Some Canadians have written on social media and comment forums that their country should boycott Beijing because of the continued imprisonment of Canadians Michael Kovrig and Michael Spavor.

Their arrest was seen as retaliation for Canada’s arrest of Huawei executive Meng Wanzhou in 2018 on a United States warrant. The U.S. wants her extradited to face fraud charges.

Shoemaker calls these issues “deeply concerning”, but believes the majority of Canadians want their athletes competing in Beijing.

He cites the 91 per cent of the country’s population that watched the 2016 Summer Games in Rio on television, and the 75 per cent who viewed the 2018 Winter Games in Pyeongchang, South Korea, despite the 13-hour time difference.

“Having said that, we don’t want to minimize what’s happening in the host country,” Shoemaker said.

“We have serious concerns in particular about what’s happening to Muslim Uyghurs in Western China, and have discussed that with the Canadian government and the Canadian ambassador to China.

“They’ve assured us that it’s their top priority and being addressed on a government-to-government basis.

“We therefore see our role in this to deliver our teams to Games and be part of a conversation to amplify stories and to inspire and unite.”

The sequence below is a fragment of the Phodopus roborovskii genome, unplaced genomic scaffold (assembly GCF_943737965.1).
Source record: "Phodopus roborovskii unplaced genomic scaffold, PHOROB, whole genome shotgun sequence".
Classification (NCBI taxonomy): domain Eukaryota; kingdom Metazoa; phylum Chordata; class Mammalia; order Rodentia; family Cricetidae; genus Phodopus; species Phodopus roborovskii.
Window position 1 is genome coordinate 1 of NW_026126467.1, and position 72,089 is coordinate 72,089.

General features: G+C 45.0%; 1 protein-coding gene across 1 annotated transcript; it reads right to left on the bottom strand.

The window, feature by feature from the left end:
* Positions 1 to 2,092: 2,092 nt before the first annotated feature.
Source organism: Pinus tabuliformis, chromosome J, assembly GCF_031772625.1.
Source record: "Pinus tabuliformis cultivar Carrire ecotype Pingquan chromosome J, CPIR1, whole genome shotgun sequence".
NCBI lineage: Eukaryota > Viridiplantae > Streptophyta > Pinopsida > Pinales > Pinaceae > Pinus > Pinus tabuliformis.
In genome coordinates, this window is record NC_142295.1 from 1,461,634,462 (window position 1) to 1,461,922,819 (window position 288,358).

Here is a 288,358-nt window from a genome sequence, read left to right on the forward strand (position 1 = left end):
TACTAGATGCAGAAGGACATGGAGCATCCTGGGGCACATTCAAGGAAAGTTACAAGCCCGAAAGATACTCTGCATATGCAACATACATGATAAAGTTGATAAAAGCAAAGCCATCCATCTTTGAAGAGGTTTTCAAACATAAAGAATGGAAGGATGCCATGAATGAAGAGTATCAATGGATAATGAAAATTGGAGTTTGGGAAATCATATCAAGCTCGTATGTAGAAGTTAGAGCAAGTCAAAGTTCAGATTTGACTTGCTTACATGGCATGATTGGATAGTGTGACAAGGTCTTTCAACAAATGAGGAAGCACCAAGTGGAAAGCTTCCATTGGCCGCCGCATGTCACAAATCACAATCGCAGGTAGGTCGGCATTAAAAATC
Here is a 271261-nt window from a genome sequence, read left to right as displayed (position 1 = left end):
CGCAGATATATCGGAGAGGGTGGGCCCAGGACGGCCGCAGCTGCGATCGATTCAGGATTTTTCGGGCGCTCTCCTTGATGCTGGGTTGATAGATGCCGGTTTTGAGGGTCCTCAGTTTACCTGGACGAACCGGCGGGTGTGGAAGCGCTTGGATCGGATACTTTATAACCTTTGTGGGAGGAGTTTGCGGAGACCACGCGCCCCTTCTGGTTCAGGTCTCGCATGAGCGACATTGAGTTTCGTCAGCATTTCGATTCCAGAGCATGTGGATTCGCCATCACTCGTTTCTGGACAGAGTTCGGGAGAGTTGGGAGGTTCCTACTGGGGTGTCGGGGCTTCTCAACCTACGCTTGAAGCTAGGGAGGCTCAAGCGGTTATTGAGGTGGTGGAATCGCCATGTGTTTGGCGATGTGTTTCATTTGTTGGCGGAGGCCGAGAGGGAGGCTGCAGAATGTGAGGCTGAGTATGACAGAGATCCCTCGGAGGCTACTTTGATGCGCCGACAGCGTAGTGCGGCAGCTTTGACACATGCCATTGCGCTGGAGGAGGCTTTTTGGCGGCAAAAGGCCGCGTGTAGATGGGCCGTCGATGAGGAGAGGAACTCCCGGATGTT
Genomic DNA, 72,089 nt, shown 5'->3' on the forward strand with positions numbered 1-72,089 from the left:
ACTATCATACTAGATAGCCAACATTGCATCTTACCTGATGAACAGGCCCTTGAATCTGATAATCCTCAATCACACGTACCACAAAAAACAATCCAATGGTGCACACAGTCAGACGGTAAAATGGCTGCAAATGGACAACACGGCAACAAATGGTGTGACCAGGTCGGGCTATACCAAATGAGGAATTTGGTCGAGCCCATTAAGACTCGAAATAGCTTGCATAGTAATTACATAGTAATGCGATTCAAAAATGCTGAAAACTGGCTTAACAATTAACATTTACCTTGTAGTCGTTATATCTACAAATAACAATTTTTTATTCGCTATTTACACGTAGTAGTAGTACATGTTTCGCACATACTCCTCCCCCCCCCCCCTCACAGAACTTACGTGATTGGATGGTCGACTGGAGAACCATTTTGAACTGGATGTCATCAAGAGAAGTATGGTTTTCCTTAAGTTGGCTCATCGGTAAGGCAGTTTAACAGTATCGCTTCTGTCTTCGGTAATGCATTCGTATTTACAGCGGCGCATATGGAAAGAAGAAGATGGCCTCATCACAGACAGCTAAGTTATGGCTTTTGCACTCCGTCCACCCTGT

Canada’s participation in the Paralympic Games raises the profile of and changes perceptions about the disabled in the host country, in Canada and around the world, O’Neill added.

“Our athletes are capable of great things and the impact on the overall message of access and inclusion in the local community, that’s an additional overlay from the para side of things,” she said.

Sport as an agent of social change leaped to the forefront in North America in 2020.

Led by the Milwaukee Bucks not taking the floor for a playoff game, the NBA, NHL, WNBA and Major League Baseball cancelled games after the Aug. 28 police shooting of Jacob Blake, a Black man, in Wisconsin.

Shoemaker, a former head of NBA China before joining the COC, said NBA players eventually returned to the court with social-justice messages on their jerseys, and either knelt or locked arms during anthems, because athletes felt they could bring about more change by playing than not.

Canadian athletes can similarly change more by participating than they can from the sidelines, Shoemaker said.

“Canadian Olympians and Paralympians are very socially conscious and they’re very aware of what’s going on in China,” he said.